NextFuels has unveiled its strategy for economically producing transportation and industrial fuels from wet, unprocessed agricultural waste.
The underlying technology -- which was developed by Shell Oil over several years -- will allow the Los Altos, Calif.-based firm and its partners to produce bio-based petroleum at commercial scale for $75 to $85 a barrel out of wet biomass that has not been mechanically or thermally dried.
NextFuels says it will also provide palm plantation owners and others a way to transform the tons of residual plant matter generated by agricultural operations into a new, profitable second crop.
The company is collaborating on its commercial strategy with Enagra, a biofuel trading company with extensive contacts and partnerships throughout the industry, on the development of its technology.
The two companies are owned by the same investors and managed by executives with extensive experience in biofuels. Over the past ten years, Enagra has conducted over $1 billion in biofuel transactions and will achieve revenues of approximately $150 million in 2013.
"Dr. Frans Goudriaan and Dr. Jaap Naber have been working on this technology for almost 30 years," said Michael Petras, CEO of NextFuels. "With Dr. Ralph Overend's extensive background in the biomass and biofuels space, we are extremely excited to be moving this unique technology forward. While we have a lot of work ahead of us, we look forward to helping solve the biomass issue in Malaysia."
Edible palm oil has surpassed soybean to become the largest source of cooking oil in the world, accounting for over 50 million tons of oil annually.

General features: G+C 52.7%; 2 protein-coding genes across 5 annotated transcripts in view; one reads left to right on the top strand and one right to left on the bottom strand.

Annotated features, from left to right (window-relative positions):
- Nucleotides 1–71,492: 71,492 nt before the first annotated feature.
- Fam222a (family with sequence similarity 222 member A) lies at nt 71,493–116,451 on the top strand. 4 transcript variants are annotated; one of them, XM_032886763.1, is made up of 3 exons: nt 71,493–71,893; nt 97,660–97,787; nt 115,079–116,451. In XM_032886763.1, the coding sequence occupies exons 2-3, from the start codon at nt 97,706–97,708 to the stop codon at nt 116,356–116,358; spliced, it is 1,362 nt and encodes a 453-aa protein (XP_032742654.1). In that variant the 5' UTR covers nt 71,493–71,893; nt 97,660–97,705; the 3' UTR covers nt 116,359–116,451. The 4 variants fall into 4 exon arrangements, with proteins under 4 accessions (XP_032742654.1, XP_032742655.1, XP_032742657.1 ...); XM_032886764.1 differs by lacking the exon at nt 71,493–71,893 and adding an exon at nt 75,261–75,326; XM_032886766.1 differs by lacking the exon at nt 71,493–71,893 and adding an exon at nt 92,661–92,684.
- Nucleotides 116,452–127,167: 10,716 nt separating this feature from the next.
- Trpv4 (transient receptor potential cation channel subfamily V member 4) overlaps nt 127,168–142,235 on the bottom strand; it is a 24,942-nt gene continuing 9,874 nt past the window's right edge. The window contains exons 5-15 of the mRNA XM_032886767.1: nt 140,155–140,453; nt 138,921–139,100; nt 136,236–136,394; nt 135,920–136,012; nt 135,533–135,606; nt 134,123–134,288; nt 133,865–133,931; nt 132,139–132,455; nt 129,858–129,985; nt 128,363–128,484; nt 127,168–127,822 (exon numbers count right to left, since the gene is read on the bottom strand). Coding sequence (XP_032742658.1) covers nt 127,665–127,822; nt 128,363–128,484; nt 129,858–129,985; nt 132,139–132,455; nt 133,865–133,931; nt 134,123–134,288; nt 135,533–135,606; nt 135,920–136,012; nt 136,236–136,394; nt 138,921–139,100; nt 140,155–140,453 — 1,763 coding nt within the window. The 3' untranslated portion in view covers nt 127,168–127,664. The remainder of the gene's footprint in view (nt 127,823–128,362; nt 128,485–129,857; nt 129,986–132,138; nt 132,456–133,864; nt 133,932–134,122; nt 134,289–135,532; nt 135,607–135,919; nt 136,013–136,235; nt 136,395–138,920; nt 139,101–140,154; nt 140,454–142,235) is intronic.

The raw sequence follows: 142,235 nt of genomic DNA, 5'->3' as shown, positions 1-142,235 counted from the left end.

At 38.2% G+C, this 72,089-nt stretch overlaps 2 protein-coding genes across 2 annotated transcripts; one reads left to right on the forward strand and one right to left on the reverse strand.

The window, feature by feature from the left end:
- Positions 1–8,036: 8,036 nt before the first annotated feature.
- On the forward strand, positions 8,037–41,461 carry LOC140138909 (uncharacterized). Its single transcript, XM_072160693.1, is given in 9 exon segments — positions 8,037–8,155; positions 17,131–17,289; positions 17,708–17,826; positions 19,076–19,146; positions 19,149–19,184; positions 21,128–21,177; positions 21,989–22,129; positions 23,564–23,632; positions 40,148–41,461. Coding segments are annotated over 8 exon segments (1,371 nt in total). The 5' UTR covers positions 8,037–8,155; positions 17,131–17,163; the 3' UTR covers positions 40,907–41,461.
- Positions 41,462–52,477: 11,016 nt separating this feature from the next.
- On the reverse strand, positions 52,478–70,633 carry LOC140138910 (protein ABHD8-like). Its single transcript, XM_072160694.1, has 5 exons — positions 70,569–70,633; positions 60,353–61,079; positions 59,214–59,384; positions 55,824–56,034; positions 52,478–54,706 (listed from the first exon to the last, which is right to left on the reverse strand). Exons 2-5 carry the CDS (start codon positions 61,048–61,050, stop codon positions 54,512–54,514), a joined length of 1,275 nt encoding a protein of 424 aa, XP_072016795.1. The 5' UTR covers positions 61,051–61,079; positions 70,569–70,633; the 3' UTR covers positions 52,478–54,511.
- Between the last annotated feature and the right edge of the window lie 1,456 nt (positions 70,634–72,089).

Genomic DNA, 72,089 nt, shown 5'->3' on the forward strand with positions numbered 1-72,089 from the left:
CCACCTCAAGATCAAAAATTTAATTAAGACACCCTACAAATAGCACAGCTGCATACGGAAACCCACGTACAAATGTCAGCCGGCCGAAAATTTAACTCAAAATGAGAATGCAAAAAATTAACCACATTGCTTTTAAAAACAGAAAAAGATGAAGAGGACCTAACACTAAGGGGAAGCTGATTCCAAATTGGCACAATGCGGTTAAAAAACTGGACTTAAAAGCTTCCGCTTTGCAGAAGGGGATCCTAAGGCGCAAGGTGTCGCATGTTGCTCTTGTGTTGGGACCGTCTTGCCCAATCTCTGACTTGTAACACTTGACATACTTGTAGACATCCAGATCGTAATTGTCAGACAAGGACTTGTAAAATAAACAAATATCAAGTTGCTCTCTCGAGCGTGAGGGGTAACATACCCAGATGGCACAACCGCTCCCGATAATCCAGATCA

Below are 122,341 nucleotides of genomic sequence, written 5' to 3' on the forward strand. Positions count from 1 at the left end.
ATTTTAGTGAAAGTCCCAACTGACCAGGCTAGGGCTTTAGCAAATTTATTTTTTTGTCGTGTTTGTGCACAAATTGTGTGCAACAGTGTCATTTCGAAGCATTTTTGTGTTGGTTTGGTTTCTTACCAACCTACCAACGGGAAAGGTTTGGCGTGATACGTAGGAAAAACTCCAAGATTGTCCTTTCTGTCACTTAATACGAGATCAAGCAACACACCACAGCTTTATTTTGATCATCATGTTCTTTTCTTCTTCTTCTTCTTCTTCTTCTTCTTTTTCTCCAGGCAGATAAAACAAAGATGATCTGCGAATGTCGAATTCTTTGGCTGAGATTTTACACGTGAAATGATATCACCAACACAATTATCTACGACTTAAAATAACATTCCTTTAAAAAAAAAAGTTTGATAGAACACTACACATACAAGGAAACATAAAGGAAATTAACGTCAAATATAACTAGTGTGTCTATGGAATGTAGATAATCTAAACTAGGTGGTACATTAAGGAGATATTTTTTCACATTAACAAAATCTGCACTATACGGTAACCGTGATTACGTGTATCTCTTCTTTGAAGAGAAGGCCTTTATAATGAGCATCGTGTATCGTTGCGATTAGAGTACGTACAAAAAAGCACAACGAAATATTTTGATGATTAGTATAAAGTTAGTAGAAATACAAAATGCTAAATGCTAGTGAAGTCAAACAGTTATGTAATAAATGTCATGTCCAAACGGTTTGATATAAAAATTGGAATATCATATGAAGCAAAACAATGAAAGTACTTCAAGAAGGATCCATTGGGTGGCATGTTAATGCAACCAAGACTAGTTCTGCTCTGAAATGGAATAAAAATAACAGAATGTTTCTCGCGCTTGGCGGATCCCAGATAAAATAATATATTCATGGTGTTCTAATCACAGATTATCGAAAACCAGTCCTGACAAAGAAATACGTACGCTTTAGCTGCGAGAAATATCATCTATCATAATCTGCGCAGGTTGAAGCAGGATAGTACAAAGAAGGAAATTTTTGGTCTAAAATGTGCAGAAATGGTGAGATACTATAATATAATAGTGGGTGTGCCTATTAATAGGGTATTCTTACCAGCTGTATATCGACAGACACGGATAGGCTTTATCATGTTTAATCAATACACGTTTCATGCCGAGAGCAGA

While plantation owners have managed to increase the productivity of their land by 15X since the late 80s, the growth of the industry has created a corresponding residue problem. Approximately 4.4 to 6 metric tons of agricultural waste is generated for each metric ton of oil. There are over 1,000 crude palm oil (CPO) mills in Southeast Asia and a single (60 tons per hour) mill can generate 135,000 tons of agricultural residue a year.
NextFuels uses a system called bio-liquefaction that efficiently transforms agricultural biomass to green energy. Biomass is placed into the plant mixed with water. The mixture is then heated to 330-degree Celsius while pressure is increased to 220 bar. Increasing the pressure keeps the water from coming to a boil, which conserves energy.
When cooled, the hydrocarbons form a putty-like substance called GreenCrude. Roughly 25 percent of the GreenCrude can be burned as a solid fuel in industrial boilers. The remaining 75 percent can be converted into a liquid-fuel equivalent to petroleum that is compatible with existing pipelines and vehicles.
The equipment required to convert GreenCrude into liquid fuels, in a process called hydrodeoxygenation, is already installed at most refineries and can accept GreenCrude with minor refinements.
Unlike many other biofuels processes, NextFuels does not need to dry biomass before processing. The process is uniquely and specifically designed to work with wet biomass.
As a result, the energy balance achieved by NextFuels process is approximately 65 to 70 percent, or 65 to 70 percent of the energy put into the system becomes useable energy. By contrast, processes like Fischer-Tropsch achieve energy balances of 40 percent or less.